Mr Tokayev – interim president and hand-picked successor of Mr Nazarbayev – won the early presidential election with nearly 71% of the votes. The campaign, election day and the aftermath of the election were marked by protests expressing anger over the election process, socioeconomic conditions, unemployment, corruption and widening inequality. Police arrested hundreds of protesters.
The early elections were organised following Mr Nazarbayev’s unexpected decision to step down in March of this year. Mr Nazarbayev – the ‘leader of the nation’ – ruled Kazakhstan between 1989 and 2019. Hence, this election marks the first transition of power since Kazakhstan’s independence. However, Mr Nazarbayev continues to exercise considerable political influence as he remains the chairman of the influential National Security Council and the ruling party (Nur Otan).
The newly elected president is a career diplomat and well respected by Russia, China and the US. During his campaign, Mr Tokayev pledged policy continuity. His task is likely to be complicated by a deterioration of the geopolitical and domestic environment (cf. protests, which are rare in the Central Asian country, the America First policy and more complicated relations with Russia and China).
On the economic side, after a strong year 2017-2018, real GDP growth is expected to slow down to 3.2% this year, still a favourable level. General government finances remain solid (with a public debt of around 20% of GDP and a fiscal surplus expected this year). Inflation is moderate (5.3% in May 2019) and the exchange rate has been broadly stable since the beginning of the year. The current account balance is expected to be balanced at 0.1% of GDP in 2019 according to the IMF. The net oil exporter and non-OPEC partner agreed to cut its oil production as part of the agreement with OPEC. Despite this favourable picture, Credendo is likely to downgrade its short-term political risk – which represents the country’s liquidity and is currently in category 2/7 – as gross foreign exchange reserves are under pressure.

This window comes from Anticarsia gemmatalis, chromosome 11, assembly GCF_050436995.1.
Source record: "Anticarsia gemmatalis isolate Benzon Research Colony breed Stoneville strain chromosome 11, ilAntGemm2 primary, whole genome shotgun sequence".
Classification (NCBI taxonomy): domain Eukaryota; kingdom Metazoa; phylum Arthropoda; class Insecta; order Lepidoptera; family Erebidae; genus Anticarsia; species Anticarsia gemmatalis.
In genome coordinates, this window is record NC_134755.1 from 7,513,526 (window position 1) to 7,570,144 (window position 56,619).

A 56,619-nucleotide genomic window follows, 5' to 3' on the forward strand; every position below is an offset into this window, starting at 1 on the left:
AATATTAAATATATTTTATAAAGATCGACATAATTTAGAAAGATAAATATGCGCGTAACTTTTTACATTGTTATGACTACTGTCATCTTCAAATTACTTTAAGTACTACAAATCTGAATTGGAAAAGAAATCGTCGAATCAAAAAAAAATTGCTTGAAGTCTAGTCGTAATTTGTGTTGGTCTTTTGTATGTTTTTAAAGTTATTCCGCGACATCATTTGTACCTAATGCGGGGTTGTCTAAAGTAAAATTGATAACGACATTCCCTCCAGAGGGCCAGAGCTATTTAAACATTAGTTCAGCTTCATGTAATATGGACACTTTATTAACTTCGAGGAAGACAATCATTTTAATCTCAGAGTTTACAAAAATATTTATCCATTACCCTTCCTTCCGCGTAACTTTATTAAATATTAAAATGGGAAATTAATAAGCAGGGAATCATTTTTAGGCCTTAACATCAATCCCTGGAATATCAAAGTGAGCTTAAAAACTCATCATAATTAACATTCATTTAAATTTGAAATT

Analyst: Pascaline della Faille - P.dellaFaille@credendo.com